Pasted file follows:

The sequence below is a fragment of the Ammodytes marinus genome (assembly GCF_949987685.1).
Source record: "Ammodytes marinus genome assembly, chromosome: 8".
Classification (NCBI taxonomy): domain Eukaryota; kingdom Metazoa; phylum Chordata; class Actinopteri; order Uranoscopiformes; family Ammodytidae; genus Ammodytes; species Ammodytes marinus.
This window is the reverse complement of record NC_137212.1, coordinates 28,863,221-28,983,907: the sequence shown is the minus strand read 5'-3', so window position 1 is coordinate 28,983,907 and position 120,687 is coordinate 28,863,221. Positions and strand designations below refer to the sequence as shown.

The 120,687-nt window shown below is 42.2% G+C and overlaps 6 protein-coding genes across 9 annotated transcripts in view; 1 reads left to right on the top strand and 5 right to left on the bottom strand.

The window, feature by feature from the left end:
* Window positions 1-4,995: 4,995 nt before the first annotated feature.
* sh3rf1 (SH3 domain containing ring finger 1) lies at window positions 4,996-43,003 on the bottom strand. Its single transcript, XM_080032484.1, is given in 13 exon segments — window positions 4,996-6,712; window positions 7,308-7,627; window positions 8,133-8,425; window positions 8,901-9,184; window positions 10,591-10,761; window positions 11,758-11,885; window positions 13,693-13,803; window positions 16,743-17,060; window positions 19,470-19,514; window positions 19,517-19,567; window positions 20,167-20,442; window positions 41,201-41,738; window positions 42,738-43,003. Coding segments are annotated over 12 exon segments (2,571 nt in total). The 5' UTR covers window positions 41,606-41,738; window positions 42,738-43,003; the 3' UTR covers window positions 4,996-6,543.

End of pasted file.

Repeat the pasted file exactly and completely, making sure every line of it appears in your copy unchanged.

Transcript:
The sequence below is a fragment of the Ammodytes marinus genome (assembly GCF_949987685.1).
Source record: "Ammodytes marinus genome assembly, chromosome: 8".
Classification (NCBI taxonomy): domain Eukaryota; kingdom Metazoa; phylum Chordata; class Actinopteri; order Uranoscopiformes; family Ammodytidae; genus Ammodytes; species Ammodytes marinus.
This window is the reverse complement of record NC_137212.1, coordinates 28,863,221-28,983,907: the sequence shown is the minus strand read 5'-3', so window position 1 is coordinate 28,983,907 and position 120,687 is coordinate 28,863,221. Positions and strand designations below refer to the sequence as shown.

The 120,687-nt window shown below is 42.2% G+C and overlaps 6 protein-coding genes across 9 annotated transcripts in view; 1 reads left to right on the top strand and 5 right to left on the bottom strand.

The window, feature by feature from the left end:
* Window positions 1-4,995: 4,995 nt before the first annotated feature.
* sh3rf1 (SH3 domain containing ring finger 1) lies at window positions 4,996-43,003 on the bottom strand. Its single transcript, XM_080032484.1, is given in 13 exon segments — window positions 4,996-6,712; window positions 7,308-7,627; window positions 8,133-8,425; window positions 8,901-9,184; window positions 10,591-10,761; window positions 11,758-11,885; window positions 13,693-13,803; window positions 16,743-17,060; window positions 19,470-19,514; window positions 19,517-19,567; window positions 20,167-20,442; window positions 41,201-41,738; window positions 42,738-43,003. Coding segments are annotated over 12 exon segments (2,571 nt in total). The 5' UTR covers window positions 41,606-41,738; window positions 42,738-43,003; the 3' UTR covers window positions 4,996-6,543.